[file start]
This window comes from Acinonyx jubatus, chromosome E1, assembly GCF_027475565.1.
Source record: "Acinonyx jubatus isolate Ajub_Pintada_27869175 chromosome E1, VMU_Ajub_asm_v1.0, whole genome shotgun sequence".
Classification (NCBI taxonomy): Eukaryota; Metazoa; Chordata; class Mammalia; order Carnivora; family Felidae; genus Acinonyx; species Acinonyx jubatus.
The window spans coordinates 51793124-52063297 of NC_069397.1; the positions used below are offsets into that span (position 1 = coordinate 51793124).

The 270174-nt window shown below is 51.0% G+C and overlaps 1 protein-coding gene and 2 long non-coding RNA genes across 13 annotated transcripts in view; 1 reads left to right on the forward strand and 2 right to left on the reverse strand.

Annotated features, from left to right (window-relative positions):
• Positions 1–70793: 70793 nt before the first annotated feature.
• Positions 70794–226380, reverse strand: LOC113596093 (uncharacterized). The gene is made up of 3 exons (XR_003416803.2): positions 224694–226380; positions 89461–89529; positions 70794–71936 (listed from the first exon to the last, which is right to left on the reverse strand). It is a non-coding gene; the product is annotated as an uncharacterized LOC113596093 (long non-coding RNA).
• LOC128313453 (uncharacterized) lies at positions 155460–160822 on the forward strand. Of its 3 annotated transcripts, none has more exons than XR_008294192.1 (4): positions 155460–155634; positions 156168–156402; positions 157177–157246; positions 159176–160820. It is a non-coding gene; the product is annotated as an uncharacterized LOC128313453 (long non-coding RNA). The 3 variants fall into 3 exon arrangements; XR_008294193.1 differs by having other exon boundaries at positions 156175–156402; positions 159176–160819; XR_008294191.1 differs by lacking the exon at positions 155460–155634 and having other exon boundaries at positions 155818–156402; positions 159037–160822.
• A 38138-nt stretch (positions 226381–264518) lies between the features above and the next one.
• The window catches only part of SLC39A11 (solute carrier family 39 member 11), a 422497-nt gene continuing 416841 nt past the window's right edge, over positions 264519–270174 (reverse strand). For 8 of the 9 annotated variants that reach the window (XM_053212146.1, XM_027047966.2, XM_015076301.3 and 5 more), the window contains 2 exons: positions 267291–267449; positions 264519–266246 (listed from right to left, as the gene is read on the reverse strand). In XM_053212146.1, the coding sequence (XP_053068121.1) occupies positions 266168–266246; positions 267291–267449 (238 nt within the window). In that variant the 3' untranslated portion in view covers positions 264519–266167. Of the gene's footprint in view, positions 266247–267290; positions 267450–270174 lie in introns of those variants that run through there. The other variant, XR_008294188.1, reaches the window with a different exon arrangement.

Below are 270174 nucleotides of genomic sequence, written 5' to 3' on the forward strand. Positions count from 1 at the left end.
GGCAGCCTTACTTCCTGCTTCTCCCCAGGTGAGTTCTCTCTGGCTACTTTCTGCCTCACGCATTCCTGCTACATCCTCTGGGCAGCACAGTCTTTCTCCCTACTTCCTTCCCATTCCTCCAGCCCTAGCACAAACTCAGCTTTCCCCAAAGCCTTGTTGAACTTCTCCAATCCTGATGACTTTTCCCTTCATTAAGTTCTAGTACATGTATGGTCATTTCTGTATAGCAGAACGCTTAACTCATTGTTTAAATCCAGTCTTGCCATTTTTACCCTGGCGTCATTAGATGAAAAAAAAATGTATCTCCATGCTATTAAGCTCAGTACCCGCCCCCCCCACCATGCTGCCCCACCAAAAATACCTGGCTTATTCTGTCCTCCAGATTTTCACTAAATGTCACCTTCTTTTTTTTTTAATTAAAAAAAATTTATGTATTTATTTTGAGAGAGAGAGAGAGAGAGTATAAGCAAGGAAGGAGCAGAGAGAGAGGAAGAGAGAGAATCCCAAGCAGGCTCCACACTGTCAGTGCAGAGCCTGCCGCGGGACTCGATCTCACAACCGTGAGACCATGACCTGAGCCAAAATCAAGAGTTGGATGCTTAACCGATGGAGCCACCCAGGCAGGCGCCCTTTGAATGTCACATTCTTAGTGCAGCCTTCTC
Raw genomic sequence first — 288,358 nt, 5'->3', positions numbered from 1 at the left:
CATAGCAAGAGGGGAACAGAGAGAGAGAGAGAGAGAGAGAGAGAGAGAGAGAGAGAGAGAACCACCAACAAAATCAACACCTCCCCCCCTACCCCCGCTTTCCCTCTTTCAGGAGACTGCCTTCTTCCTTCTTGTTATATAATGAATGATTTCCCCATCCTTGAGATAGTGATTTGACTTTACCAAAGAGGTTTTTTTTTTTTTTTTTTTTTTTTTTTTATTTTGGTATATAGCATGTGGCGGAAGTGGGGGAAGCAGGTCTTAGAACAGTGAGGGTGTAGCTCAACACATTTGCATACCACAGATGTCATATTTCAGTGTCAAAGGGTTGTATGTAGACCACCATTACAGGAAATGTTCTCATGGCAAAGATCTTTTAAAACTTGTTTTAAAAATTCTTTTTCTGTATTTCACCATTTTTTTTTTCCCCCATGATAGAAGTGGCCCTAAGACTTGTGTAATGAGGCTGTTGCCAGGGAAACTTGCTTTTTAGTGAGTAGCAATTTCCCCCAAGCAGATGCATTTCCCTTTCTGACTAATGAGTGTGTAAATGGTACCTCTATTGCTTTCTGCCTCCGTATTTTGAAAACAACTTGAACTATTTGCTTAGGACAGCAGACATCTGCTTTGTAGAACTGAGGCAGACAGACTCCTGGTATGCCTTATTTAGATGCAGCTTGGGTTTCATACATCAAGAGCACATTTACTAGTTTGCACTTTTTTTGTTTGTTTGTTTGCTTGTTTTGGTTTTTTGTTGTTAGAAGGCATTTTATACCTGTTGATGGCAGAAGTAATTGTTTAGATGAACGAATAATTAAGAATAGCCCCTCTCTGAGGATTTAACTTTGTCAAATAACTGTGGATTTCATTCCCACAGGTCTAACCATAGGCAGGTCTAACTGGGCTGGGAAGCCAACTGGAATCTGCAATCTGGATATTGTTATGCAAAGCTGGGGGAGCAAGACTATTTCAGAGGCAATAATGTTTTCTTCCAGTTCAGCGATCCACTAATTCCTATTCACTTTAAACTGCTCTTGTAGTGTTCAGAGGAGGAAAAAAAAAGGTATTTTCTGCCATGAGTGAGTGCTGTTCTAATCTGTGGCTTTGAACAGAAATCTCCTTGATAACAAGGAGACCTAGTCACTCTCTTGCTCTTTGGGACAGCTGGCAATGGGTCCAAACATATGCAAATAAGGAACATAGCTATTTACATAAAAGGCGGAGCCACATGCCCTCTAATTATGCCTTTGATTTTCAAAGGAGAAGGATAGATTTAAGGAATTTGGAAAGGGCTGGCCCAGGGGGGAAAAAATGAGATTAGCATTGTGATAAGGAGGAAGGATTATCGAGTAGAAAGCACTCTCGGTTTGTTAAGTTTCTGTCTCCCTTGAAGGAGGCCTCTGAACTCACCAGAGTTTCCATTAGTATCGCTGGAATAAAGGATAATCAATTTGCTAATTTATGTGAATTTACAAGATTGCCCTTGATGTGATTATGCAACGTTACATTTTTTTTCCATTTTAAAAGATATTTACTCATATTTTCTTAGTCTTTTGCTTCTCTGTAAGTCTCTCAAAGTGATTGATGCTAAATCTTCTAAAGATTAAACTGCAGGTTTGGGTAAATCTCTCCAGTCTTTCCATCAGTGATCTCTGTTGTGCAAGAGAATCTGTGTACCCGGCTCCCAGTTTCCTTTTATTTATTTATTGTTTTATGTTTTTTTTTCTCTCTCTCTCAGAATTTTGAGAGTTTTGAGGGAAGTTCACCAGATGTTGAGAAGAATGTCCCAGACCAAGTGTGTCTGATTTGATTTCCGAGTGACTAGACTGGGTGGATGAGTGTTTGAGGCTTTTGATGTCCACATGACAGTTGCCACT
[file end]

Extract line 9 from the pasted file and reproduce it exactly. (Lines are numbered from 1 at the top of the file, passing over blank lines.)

• LOC128313453 (uncharacterized) lies at positions 155460–160822 on the forward strand. Of its 3 annotated transcripts, none has more exons than XR_008294192.1 (4): positions 155460–155634; positions 156168–156402; positions 157177–157246; positions 159176–160820. It is a non-coding gene; the product is annotated as an uncharacterized LOC128313453 (long non-coding RNA). The 3 variants fall into 3 exon arrangements; XR_008294193.1 differs by having other exon boundaries at positions 156175–156402; positions 159176–160819; XR_008294191.1 differs by lacking the exon at positions 155460–155634 and having other exon boundaries at positions 155818–156402; positions 159037–160822.